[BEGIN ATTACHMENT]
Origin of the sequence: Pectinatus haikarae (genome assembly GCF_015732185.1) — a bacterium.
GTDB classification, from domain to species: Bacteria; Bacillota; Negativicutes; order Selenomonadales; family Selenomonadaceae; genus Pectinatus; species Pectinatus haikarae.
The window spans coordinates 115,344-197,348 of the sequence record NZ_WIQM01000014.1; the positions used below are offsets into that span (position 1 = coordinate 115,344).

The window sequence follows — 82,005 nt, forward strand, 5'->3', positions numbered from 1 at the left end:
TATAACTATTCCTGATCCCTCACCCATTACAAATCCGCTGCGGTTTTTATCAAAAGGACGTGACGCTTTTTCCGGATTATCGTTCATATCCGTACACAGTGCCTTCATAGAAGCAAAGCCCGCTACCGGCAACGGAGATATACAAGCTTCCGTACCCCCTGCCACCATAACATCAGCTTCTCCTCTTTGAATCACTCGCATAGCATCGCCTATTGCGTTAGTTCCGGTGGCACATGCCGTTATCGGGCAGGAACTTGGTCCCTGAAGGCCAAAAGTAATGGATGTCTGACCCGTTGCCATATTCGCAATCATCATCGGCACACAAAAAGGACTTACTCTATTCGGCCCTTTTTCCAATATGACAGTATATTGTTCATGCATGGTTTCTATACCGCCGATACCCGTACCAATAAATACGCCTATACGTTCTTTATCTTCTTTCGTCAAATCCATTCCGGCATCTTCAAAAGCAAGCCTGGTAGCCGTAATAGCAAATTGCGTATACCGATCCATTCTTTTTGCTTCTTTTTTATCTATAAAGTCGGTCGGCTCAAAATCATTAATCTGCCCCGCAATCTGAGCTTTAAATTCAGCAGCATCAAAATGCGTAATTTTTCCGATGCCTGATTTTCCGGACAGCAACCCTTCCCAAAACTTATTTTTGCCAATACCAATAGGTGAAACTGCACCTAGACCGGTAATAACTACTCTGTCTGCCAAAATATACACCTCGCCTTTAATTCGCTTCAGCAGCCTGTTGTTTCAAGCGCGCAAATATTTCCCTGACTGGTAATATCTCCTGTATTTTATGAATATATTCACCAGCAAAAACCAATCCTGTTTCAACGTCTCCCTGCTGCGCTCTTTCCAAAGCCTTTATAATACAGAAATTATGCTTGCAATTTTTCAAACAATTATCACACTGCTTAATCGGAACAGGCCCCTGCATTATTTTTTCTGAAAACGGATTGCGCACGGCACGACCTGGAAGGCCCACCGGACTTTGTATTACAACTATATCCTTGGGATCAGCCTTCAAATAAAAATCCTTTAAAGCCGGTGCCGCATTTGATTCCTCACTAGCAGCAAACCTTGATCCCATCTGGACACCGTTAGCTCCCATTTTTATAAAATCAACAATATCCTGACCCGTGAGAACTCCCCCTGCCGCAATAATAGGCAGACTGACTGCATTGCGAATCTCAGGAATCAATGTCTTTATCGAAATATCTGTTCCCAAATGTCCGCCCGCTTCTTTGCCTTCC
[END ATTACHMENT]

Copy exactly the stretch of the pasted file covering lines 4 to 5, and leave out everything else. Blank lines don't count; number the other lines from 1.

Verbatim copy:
The window sequence follows — 82,005 nt, forward strand, 5'->3', positions numbered from 1 at the left end:
TATAACTATTCCTGATCCCTCACCCATTACAAATCCGCTGCGGTTTTTATCAAAAGGACGTGACGCTTTTTCCGGATTATCGTTCATATCCGTACACAGTGCCTTCATAGAAGCAAAGCCCGCTACCGGCAACGGAGATATACAAGCTTCCGTACCCCCTGCCACCATAACATCAGCTTCTCCTCTTTGAATCACTCGCATAGCATCGCCTATTGCGTTAGTTCCGGTGGCACATGCCGTTATCGGGCAGGAACTTGGTCCCTGAAGGCCAAAAGTAATGGATGTCTGACCCGTTGCCATATTCGCAATCATCATCGGCACACAAAAAGGACTTACTCTATTCGGCCCTTTTTCCAATATGACAGTATATTGTTCATGCATGGTTTCTATACCGCCGATACCCGTACCAATAAATACGCCTATACGTTCTTTATCTTCTTTCGTCAAATCCATTCCGGCATCTTCAAAAGCAAGCCTGGTAGCCGTAATAGCAAATTGCGTATACCGATCCATTCTTTTTGCTTCTTTTTTATCTATAAAGTCGGTCGGCTCAAAATCATTAATCTGCCCCGCAATCTGAGCTTTAAATTCAGCAGCATCAAAATGCGTAATTTTTCCGATGCCTGATTTTCCGGACAGCAACCCTTCCCAAAACTTATTTTTGCCAATACCAATAGGTGAAACTGCACCTAGACCGGTAATAACTACTCTGTCTGCCAAAATATACACCTCGCCTTTAATTCGCTTCAGCAGCCTGTTGTTTCAAGCGCGCAAATATTTCCCTGACTGGTAATATCTCCTGTATTTTATGAATATATTCACCAGCAAAAACCAATCCTGTTTCAACGTCTCCCTGCTGCGCTCTTTCCAAAGCCTTTATAATACAGAAATTATGCTTGCAATTTTTCAAACAATTATCACACTGCTTAATCGGAACAGGCCCCTGCATTATTTTTTCTGAAAACGGATTGCGCACGGCACGACCTGGAAGGCCCACCGGACTTTGTATTACAACTATATCCTTGGGATCAGCCTTCAAATAAAAATCCTTTAAAGCCGGTGCCGCATTTGATTCCTCACTAGCAGCAAACCTTGATCCCATCTGGACACCGTTAGCTCCCATTTTTATAAAATCAACAATATCCTGACCCGTGAGAACTCCCCCTGCCGCAATAATAGGCAGACTGACTGCATTGCGAATCTCAGGAATCAATGTCTTTATCGAAATATCTGTTCCCAAATGTCCGCCCGCTTCTTTGCCTTCC